Asian equities clock biggest foreign outflows since March 2020


Asian equities in May clocked their biggest foreign outflows in 14 months due to a spike in COVID-19 cases in the region and as growing inflationary pressure tempered risk appetite.

FILE PHOTO: Euro, Hong Kong dollar, U.S. dollar, Japanese yen, pound and Chinese 100 yuan banknotes

FILE PHOTO: Euro, Hong Kong dollar, U.S. dollar, Japanese yen, pound and Chinese 100 yuan banknotes are seen in this picture illustration, January 21, 2016. REUTERS/Jason Lee/Illustration

REUTERS: Asian equities in May clocked their biggest foreign outflows in 14 months due to a spike in COVID-19 cases in the region and as growing inflationary pressure tempered risk appetite.

Data from stock exchanges in South Korea, Taiwan, Philippines, Thailand, Vietnam, Indonesia and India showed foreigners net sold a combined total of US$12.05 billion in regional equities, the highest since March 2020.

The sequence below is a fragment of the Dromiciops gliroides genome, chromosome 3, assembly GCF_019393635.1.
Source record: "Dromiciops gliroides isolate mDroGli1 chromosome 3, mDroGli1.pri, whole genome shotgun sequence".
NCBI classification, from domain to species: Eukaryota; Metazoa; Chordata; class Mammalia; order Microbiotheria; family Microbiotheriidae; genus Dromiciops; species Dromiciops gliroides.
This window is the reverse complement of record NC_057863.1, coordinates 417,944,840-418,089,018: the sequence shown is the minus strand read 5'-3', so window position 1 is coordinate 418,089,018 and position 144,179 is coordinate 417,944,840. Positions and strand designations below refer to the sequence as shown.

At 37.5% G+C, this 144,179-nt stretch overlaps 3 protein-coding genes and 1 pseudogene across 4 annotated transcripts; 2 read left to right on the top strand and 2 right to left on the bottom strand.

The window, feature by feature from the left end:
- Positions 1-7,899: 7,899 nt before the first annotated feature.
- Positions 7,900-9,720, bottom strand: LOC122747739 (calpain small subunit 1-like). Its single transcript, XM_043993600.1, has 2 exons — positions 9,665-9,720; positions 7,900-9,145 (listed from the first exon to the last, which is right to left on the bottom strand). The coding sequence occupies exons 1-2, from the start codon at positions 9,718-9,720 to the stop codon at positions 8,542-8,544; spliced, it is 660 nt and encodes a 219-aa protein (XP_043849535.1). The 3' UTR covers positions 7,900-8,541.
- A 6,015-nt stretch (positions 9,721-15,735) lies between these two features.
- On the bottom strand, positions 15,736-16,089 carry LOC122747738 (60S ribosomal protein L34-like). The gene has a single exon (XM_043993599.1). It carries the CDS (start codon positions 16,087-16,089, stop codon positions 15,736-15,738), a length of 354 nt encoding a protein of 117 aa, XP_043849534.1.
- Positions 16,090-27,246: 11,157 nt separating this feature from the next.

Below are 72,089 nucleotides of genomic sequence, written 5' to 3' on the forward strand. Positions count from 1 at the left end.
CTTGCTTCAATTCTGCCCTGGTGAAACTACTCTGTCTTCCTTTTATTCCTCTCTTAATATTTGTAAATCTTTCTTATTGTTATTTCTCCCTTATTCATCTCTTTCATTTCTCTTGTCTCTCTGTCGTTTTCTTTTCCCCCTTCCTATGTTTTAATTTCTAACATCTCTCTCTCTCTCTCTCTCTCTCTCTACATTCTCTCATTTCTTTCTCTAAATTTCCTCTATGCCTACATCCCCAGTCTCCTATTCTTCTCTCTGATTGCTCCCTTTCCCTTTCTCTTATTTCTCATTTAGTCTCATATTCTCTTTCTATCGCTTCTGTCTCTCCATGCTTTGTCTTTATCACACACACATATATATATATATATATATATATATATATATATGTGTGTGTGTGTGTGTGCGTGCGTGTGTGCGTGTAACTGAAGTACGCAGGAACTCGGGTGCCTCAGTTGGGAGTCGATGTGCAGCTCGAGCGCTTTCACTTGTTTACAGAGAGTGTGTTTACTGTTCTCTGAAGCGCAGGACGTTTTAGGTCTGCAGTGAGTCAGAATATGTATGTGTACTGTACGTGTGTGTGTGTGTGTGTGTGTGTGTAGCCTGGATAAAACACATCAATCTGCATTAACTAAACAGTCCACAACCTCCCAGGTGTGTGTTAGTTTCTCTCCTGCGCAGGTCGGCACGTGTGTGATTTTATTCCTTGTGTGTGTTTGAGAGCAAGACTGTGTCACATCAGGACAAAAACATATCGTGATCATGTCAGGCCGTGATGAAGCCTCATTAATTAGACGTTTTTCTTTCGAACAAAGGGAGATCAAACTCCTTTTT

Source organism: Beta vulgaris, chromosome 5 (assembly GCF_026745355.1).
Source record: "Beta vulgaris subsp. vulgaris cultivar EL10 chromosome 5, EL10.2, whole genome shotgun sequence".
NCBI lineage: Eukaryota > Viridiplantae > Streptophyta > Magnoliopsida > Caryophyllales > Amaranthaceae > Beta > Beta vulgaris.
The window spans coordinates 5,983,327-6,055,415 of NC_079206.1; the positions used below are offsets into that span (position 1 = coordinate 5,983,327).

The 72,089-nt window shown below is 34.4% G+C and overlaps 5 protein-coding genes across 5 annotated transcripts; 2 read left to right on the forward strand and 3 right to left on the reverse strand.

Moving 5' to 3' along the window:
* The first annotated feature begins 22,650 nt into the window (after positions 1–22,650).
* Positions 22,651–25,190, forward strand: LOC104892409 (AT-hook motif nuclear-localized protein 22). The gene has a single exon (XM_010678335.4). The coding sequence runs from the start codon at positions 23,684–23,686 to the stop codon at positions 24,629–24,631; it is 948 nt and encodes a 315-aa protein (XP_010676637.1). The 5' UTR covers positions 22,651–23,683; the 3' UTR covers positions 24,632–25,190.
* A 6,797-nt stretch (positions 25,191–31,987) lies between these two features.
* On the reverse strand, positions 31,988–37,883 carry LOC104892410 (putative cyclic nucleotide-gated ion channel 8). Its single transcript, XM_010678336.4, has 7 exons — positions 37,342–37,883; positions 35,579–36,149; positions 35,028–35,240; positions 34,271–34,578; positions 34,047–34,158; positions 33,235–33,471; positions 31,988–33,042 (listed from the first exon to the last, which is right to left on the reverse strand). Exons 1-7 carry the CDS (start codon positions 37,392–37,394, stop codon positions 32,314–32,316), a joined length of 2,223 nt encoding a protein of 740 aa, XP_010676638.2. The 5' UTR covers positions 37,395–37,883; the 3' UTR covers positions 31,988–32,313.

“The outflows in May were driven by different reasons in different markets, but the common thread was COVID-19 resurgence,” Manishi Raychaudhuri, Asia-Pacific equity strategist at BNP Paribas, said. Graphic: Foreign investments in Asian equities, https://fingfx.thomsonreuters.com/gfx/mkt/yzdpxmdrevx/Foreignper cent20investmentsper cent20inper cent20Asianper cent20equities.jpg

He said markets such as Taiwan, Thailand and India, which faced a resurgence in COVID-19 cases, were sold down by FIIs in anticipation of decline in consumption and cuts in earnings estimates.

South Korea led outflows, seeing net sales of US$7.97 billion last month on concerns over rising inflation, which has reinforced calls for gradual monetary tightening.

Taiwan faced outflows worth US$2.1 billion, with the sub-tropical nation dealing with its worst drought in history after no typoons directly hit the island last year, meaning much less rain.

Thai and Indian equities saw net sales of US$1.1 billion and US$389 million, respectively.

India’s daily infection rates have been falling in recent weeks, offering hope that a devastating second week is ebbing.

However, worries still linger, as just 3per cent of the country’s population have been vaccinated so far, which is the lowest rates among the 10 countries with the most COVID-19 cases.

BNP Paribas’ Raychaudhuri said he expects foreign flows to improve selectively in a few Asian markets in the second half of 2021, particularly in Taiwan and South Korea.



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